lecture12_slides

lecture12_slides - Econ 121 Intermediate Microeconomics...

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Econ 121. Intermediate Microeconomics. Eduardo Faingold Yale University Lecture 12
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Outline of the course I. Introduction II. Individual choice III. Competitive markets IV. Market failure
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Outline of the course I. Introduction II. Individual choice III. Competitive markets ± Exchange economies (Ch. 31) IV. Market failure
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Primitives of the model ± Two consumers, labeled A and B ; two goods, labeled 1 and 2 ± Consumer A ’s bundle: .x A 1 ; x A 2 / ± Consumer B ’s bundle: .x B 1 ; x B 2 / ± Utility functions: u A .x A 1 ; x A 2 / and u B .x B 1 ; x B 2 / , for A and B , respectively ± Endowments: ! A D .! A 1 ; ! A 2 / , ! B D .! B 1 ; ! B 2 / ± Net supplies: ! 1 D ! A 1 C ! B 1 ; ! 2 D ! A 2 C ! B 2 :
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Feasible allocations An allocation is a vector x D ..x A 1 ; x A 2 /; .x B 1 ; x B 2 // , that is, a consumption bundle for each consumer. An allocation x is feasible if x A ` C x B ` D ! ` ; for ` D 1; 2: Feasible allocations can be viewed as points in the Edgeworth box .
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x A 1 Edgeworth box x B 1 x A 2 x B 2 w 1 w 2
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A B x 1 A x 2 B x 1 B x 2 A u A = const u B = const Indifference curves in the Edgeworth box
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Goal of analysis We address the following questions: 1. Which allocations can emerge as outcomes of some efficient trading process ? 2. Which allocations would a social planner like to implement? 3. Which allocations can emerge as outcomes of some decentralized, competitive market ? 4. Which policies can a social planner introduce to induce a desirable market outcome?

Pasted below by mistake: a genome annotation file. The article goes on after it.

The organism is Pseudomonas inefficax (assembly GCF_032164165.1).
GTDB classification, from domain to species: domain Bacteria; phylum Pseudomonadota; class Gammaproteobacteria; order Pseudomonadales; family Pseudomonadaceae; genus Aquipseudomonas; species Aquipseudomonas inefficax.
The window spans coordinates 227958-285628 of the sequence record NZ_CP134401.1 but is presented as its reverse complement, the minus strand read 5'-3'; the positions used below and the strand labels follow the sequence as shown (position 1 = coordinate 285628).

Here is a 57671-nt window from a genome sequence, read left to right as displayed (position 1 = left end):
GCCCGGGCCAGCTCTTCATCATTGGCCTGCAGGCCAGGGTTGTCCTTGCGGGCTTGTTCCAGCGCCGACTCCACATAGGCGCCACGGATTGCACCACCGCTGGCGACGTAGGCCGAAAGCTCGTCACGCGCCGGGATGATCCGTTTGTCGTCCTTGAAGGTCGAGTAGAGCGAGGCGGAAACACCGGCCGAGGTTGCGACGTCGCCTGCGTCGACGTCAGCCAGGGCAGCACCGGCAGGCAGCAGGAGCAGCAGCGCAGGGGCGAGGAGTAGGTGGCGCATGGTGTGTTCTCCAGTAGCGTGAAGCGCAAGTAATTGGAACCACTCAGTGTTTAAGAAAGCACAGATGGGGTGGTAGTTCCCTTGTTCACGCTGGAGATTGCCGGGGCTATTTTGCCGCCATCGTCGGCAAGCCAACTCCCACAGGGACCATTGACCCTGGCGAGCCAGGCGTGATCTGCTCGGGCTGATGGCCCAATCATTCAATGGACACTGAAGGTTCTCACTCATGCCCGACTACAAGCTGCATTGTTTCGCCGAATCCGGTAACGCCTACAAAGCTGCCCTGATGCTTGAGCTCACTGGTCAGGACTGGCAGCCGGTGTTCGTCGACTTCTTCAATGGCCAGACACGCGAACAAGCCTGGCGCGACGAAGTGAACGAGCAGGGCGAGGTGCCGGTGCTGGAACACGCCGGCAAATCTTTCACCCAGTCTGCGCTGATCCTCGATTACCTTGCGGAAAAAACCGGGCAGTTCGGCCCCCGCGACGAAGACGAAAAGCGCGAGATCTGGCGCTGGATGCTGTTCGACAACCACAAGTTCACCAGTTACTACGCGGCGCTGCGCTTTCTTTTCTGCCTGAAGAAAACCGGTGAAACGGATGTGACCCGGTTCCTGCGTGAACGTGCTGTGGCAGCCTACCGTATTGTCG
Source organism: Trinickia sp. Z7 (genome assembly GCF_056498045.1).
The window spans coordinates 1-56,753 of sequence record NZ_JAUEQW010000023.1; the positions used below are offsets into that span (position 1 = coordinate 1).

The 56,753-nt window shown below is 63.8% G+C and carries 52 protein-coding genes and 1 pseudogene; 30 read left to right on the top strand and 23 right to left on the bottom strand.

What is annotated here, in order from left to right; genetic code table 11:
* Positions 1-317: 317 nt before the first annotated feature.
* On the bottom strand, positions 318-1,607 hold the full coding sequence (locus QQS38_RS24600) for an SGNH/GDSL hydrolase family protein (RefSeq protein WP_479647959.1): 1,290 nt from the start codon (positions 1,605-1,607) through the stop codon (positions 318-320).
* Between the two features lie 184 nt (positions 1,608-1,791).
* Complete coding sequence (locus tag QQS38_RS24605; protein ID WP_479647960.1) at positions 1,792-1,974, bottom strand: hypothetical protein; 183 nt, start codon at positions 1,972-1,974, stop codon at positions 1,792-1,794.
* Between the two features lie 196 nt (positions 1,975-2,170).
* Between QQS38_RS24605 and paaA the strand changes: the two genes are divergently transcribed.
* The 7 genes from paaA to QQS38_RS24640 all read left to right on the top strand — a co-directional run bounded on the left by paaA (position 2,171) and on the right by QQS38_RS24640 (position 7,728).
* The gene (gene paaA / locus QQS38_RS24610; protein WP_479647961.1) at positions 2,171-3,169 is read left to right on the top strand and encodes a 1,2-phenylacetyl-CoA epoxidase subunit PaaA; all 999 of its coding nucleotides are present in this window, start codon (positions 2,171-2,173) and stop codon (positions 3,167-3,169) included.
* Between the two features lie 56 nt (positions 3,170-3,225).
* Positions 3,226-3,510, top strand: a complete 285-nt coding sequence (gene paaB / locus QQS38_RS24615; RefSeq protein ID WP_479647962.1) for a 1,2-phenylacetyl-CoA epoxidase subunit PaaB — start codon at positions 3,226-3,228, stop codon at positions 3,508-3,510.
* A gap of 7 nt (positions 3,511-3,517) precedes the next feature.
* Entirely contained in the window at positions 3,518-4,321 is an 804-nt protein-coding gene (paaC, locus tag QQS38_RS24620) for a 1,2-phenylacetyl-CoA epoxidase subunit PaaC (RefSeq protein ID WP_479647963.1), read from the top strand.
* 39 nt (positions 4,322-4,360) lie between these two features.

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Pareto efficiency An allocation x is Pareto dominated by an allocation x 0 if for each consumer i D A; B , u i .x 0 i 1 ; x 0 i 2 / ² u i .x i 1 ; x i 2 /; with strict inequality for some consumer i . A feasible allocation is Pareto efficient if there does not exist a feasible allocation x 0 that Pareto dominates x .
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Pareto efficiency Two equivalent interpretations of Pareto inefficiency: ± Gains from trade: if an allocation x is Pareto inefficient, there are mutually beneficial gains from trade. Thus, we “expect” A and B to negotiate some mutually beneficial terms of trade that would make them both better off at some allocation other than x . ± Social planner: if an allocation x is Pareto inefficient, a benevolent social planner would not like to implement that allocation, as he can find some other allocation that makes all agents weakly better off, and at least some agent strictly better off.
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x A 1 A Pareto improvement x B 1 x A 2 x B 2 w 1 w 2
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Pareto efficiency In the Edgeworth, can plot the set of Pareto efficient allocations. This set is called the contract curve .
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